Gestión de la memoria al copiar objetos

I know that my question has already been discussed on StackOverflow but i found the answer not complete for my needs. So the question is:

NSMutableArray *firstArray = [[NSMutableArray alloc] initWithObjects: obj1,obj2,nil];
NSMutableArray *secondArray = [[NSMutableArray alloc] init];
secondArray = [firstArray mutableCopy];

what is retain count for the secondArray now? 2 or 1? Should i release it twice or just once? Does copy or mutableCopy increases retain count of the COPYING (secondArray in this event) object?

preguntado el 08 de noviembre de 11 a las 11:11

2 Respuestas

You should never care about the absolute retain count. Only that you're "balanced", that means for every alloc, new*, copy, mutableCopy y retain you need a corresponding release or autorelease (when not using ARC, that is).

If you apply this rule to each line you can see that your second line has an alloc, but there's no release. In fact, it's absolutely useless to allocate an instance here since you're not interested in it anyway. So it should simply read:

NSMutableArray *firstArray = [[NSMutableArray alloc] initWithObjects: obj1,obj2,nil];
NSMutableArray *secondArray = [firstArray mutableCopy];
// There is no third line.

But let's discuss your original code and see what happened:

NSMutableArray *firstArray = [[NSMutableArray alloc] initWithObjects: obj1,obj2,nil];
NSMutableArray *secondArray = [[NSMutableArray alloc] init];
// secondArray points to a new instance of type NSMutableArray
secondArray = [firstArray mutableCopy];
// You have copied another array (created a new NSMutableArray
// instance) and have overwritten the pointer to the old array.
// This means that the instance allocated in line 2 is still there
// (was not released) but you don't have a pointer to it any more.
// The array from line 2 has been leaked.

In Objective-C, we often speak of propiedad: there are very few methods that make you the "owner" of an object. These are:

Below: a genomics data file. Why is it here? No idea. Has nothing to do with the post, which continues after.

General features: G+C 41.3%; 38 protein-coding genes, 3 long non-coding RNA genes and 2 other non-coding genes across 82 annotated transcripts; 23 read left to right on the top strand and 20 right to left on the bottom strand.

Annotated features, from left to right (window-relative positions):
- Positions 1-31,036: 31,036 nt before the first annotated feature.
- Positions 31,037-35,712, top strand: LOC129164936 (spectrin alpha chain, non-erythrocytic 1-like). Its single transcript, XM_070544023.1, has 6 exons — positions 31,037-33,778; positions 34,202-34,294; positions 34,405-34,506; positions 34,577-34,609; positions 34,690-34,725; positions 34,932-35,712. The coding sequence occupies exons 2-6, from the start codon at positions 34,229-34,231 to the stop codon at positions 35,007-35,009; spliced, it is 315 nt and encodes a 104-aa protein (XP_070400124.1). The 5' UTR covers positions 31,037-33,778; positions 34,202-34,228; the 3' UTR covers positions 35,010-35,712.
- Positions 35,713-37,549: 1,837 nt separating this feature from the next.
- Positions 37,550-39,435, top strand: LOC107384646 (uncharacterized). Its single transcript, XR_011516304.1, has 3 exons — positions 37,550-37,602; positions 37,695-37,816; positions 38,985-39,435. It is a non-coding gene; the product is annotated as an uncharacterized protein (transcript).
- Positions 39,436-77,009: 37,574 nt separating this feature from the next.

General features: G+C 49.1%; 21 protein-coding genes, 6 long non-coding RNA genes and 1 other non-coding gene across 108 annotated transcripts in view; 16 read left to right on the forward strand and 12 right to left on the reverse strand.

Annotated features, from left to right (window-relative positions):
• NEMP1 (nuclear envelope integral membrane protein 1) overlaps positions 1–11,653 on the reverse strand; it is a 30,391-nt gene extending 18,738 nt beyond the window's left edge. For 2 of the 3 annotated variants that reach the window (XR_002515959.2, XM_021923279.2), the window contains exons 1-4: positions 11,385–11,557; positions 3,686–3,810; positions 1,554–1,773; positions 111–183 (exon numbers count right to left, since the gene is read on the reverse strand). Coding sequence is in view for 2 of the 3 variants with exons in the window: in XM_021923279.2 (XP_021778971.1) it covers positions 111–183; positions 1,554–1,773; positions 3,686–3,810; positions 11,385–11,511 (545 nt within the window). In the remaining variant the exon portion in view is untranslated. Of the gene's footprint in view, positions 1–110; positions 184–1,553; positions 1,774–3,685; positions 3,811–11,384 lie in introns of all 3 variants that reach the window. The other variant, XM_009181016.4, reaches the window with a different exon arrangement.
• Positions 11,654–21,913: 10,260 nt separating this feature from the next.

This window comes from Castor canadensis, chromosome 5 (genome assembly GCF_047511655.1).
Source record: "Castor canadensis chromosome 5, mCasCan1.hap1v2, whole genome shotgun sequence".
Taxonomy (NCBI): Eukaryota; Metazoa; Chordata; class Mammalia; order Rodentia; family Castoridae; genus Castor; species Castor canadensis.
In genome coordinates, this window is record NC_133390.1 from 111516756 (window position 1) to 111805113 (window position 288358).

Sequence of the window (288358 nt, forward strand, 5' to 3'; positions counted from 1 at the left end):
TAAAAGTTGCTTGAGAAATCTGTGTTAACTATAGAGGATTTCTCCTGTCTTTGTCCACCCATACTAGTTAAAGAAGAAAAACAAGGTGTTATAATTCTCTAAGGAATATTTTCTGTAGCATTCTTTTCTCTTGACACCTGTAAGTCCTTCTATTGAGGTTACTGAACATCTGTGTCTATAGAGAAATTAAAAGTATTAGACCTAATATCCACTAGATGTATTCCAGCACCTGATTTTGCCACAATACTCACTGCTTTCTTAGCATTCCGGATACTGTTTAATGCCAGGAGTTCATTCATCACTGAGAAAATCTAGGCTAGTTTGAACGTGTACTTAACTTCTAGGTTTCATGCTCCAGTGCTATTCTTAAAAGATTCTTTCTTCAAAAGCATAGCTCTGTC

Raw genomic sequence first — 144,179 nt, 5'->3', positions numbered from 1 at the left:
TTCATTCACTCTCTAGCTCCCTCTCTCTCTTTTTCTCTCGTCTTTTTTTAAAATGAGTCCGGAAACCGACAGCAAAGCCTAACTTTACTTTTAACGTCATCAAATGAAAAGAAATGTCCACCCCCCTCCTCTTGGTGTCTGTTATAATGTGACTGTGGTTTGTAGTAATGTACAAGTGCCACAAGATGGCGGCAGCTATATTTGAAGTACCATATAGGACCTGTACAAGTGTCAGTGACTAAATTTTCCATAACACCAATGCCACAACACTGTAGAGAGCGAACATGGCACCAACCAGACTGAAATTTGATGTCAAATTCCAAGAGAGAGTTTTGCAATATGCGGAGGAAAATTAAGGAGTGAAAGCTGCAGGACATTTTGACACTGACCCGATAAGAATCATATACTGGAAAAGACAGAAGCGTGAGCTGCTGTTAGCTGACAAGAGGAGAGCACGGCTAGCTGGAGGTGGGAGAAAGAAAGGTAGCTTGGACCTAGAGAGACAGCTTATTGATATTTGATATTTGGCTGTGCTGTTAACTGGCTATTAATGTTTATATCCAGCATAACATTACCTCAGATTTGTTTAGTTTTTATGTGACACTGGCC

• alloc
  • new*, como en newFoo
  • copy y mutableCopy
  • retain

If you call these, you get an object for which you are responsable. And that means you need to call a corresponding number of release y/o autorelease on these objects. For example, you're fine if you do [[obj retain] retain]; y entonces [[obj autorelease] release];

respondido 08 nov., 11:15

I'd add that you have two objects which are owned and need to be released at some stage. And you're right - the retainCount is unimporant - only worry about balancing owning calls with releasing calls. - Abizern

Actually secondArray has been allocated and used somewhere far away in the code. I wrote it in second line just for convenience. So if i got you right in order to avoid memory leaks i should release secondArray first and this would be absolutely valid? - Andrey Chernukha

@AndreyChernukha: You only release the object pointed to by secondArray once you're finished with it. release medio: From this line on, I won't be needing that object any more; it may be deallocated. autorelease medio: Soon, I won't be needing it any more; but it should stay alive at least until I leave this method. (That's not 100% correct but close enough to the truth to be useful) - DarkDust

NSMutableArray *firstArray = [[NSMutableArray alloc] initWithObjects: obj1,obj2,nil];
NSMutableArray *secondArray = [[NSMutableArray alloc] init];
secondArray = [firstArray mutableCopy];

What is happening is that you've created a memory leak. You just lost the reference assigned to secondArray when you overwrote it with the mutableCopy of firstArray with this line.

secondArray = [firstArray mutableCopy];

If you then release secondArray twice, the program will crash because you're then overreleasing the mutable array assigned by

secondArray = [firstArray mutableCopy];

What you need to do is to make sure you're not overwriting retained references by mistake, and balance retains with releases.

respondido 08 nov., 11:15

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